Mentally healthy work places with LGIS’ psychological safe program

Risk Matters - Autumn 2024

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Proactive and responsive services to identify and manage psychosocial hazards in local government workplaces.

Pyschological safety and mental health in the workplace is in the spotlight for local governments. It’s been a couple of years since the WA Work Health and Safety (WHS) Act (2020) was introduced and lifted the profile of pyschological safety.

Although local goverments, as PCBUs (person conducting
a business or undertaking), have always had a duty of care to provide a safe workplace and take all reasonable steps to manage physical and pyschological hazards, the Act now explicitly talks about pyschological safety.

LGIS provides a suite of services to support members at all points of their risk management journey when it comes to pyschological safety. Fundementally the LGIS programs is designed to help members to create an environment where employees feel

safe, share their concerns, and seek support when facing psychological challenges. It emphasises fostering a culture of respect, professionalism, empathy, and open communication.

Other sections in this season's Risk Matters

Where we’ve been – Autumn 2024

LGIS, together with WorkCover WA and legal partners Mills Oakley and Moray & Agnew have delivered four sector specific information sessions on the new Workers Compensation and Injury Management Act (2023) WA.

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Pyschological injury trends

Nationally anxiety/stress disorders accounted for 45.8% of pyschological injury claims according to Safe Work Australia’s, ‘Pyschological health and safety in the workplace’ report (February 2024). Stress, anxiety, depression, conflict, and burnout have become more prevalent.

Number of serious claims for mental health conditions and non-mental health conditions, NDS (2008-09 to 2021-22p)
Number of serious claims for mental health conditions, NDS (2017-18 to 2021-22p) Source: Safe Work Australia National Dataset for Compensation-based Statistics.

From a local government perspective the past few years have seen a steep increase in the cost of workers’ compensation claims. Psychological injuries, which are on average 45% more expensive per claim than musculoskeletal injuries, are on the rise and are now the second most common claim type.

Across the financial years 2019-2023, LGIS received 237 pyschological injury claims with a value over $14 million
and average cost of $59,296 per claim. The number one cause of claims is work-related harassment/bullying followed by work pressure.

Local government pyschological claims by mechanism and average cost

LGIS’ pyschologically safe program

The program helps members to adopt tertiary, secondary and primary interventions that target all levels within an organisation – individual, leadership, team, and organisation wide.

The program is divided into four main stages:


The first step is to build employees capacity to understand mental health issues, develop their own resilience and contribute to mentally health workplaces. By openly talking about and promoting mental health local governments can reduce stigma and build resilience.


Unlike physical hazards, which are present for specific roles, mental health risks exist in every industry and job. The prevention part of the program includes workshops to develop individuals and teams understanding of local government’s duty of care requirements, dealing with difficult behaviours and identifing and managing pyschosocial hazards.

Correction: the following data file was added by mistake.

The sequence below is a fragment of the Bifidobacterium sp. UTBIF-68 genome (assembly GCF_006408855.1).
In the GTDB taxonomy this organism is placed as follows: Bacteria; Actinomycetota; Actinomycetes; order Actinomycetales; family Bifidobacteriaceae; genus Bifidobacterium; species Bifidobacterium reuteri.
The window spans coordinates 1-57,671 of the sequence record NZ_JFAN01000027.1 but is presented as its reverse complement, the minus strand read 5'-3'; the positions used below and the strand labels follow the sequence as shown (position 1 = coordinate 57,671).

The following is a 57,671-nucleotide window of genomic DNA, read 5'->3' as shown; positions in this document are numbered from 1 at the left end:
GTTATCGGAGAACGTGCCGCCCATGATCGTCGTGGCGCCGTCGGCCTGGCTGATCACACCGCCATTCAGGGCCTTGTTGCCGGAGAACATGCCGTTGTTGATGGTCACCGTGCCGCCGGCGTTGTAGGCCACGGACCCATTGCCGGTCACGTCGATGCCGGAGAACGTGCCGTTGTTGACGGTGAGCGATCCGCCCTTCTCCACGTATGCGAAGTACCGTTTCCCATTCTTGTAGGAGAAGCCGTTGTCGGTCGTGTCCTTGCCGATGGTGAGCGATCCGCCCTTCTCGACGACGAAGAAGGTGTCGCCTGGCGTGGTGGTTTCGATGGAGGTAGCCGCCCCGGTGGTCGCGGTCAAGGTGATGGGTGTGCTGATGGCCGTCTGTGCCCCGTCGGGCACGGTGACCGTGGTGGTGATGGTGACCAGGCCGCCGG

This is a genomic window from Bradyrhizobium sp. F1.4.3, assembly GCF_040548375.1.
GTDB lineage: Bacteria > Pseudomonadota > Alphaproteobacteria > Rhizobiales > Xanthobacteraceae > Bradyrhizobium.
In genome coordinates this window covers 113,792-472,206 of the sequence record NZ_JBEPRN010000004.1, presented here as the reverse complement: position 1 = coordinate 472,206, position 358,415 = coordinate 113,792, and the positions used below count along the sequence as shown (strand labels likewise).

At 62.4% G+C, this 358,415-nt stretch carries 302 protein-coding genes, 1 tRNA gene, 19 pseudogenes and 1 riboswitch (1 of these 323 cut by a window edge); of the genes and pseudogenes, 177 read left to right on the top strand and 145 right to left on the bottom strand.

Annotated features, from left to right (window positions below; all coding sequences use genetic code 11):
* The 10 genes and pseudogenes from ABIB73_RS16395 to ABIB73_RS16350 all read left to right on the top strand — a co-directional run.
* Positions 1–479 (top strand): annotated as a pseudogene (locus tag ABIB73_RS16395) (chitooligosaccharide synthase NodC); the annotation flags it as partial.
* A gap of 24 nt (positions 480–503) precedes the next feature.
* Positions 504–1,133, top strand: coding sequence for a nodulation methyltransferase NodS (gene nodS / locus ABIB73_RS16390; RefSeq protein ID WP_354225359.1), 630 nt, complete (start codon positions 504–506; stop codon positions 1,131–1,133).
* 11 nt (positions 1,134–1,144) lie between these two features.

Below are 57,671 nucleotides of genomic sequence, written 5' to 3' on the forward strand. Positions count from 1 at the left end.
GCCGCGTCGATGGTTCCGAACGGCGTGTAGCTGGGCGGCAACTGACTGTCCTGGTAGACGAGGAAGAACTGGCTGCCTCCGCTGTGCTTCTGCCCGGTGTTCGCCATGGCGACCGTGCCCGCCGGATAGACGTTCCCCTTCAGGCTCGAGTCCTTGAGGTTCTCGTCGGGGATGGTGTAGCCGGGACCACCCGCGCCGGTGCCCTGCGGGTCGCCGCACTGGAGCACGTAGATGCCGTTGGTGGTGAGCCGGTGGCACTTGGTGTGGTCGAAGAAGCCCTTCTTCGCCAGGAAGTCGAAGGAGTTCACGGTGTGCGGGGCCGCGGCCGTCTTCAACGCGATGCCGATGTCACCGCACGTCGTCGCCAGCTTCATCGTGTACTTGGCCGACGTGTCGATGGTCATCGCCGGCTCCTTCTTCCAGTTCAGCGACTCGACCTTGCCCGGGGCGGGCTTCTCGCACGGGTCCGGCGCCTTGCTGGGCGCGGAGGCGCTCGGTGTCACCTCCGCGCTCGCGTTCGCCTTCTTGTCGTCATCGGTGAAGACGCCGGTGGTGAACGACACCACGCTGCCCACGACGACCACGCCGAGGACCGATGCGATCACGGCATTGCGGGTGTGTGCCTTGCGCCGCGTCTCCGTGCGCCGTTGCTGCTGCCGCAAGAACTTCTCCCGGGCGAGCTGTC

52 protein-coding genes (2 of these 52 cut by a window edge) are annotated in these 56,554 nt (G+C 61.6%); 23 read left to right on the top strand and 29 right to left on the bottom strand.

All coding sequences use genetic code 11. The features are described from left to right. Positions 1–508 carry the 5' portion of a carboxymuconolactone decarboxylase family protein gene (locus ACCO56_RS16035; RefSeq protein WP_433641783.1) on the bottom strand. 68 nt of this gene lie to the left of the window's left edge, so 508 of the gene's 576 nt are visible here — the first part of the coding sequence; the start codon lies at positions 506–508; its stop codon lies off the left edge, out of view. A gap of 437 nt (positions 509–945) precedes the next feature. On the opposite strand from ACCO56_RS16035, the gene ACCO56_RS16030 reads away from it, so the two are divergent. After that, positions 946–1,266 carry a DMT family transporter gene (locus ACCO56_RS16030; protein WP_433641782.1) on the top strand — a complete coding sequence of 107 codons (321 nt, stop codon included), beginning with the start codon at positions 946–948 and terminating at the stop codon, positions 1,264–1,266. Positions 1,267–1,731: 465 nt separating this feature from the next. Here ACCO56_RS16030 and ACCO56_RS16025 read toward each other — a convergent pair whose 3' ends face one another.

Intervene early

Supporting and accommodating employees at the early stages of a mental health issue helps lessen recovery time and reduces their time away from work. Members should consider offering an EAP service to address employees’ personal and work-related concerns. LGIS offers three types of intervention services – counselling for workplace issues, mediation to address potentially toxic workplace relationships, and people leader self-harm prevention resources.

Support recovery

Supporting workers post-injury is critical in influencing successful return-to-work/stay-at-work processes. Along with leadership support and communication with the worker, alignment to an injury management process, and provision of a critical incident debriefing opportunity helps in the recovery. LGIS provides critical incident debriefing when a major incident occurs that impacts workers, and advice/consultancy services during ‘high-risk’ times.

More information

For more information on how LGIS’ pyschologically safe program can support you in creating a mentally healthy workplace contact the People Risk Team at [email protected]

Other sections of this season's Risk Matters

Man painting mural on wall

The rising risk of anti-social behaviour

Across Western Australia local governments create and deliver spaces that welcome everyone – from libraries to recreation centres and playgrounds. These services and facilities foster community connection but unfortunately they can also witness anti-social behaviour.

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Warning posters

CCTV and security

CCTV, alarms and dedicated security may require significant investment (depending on scope), but for those local governments who have identified serious hazards associated with ASB, it’s an investment that may be warranted. When considering these options, it’s important to consider not just the initial investment but the ongoing commitment of resources.

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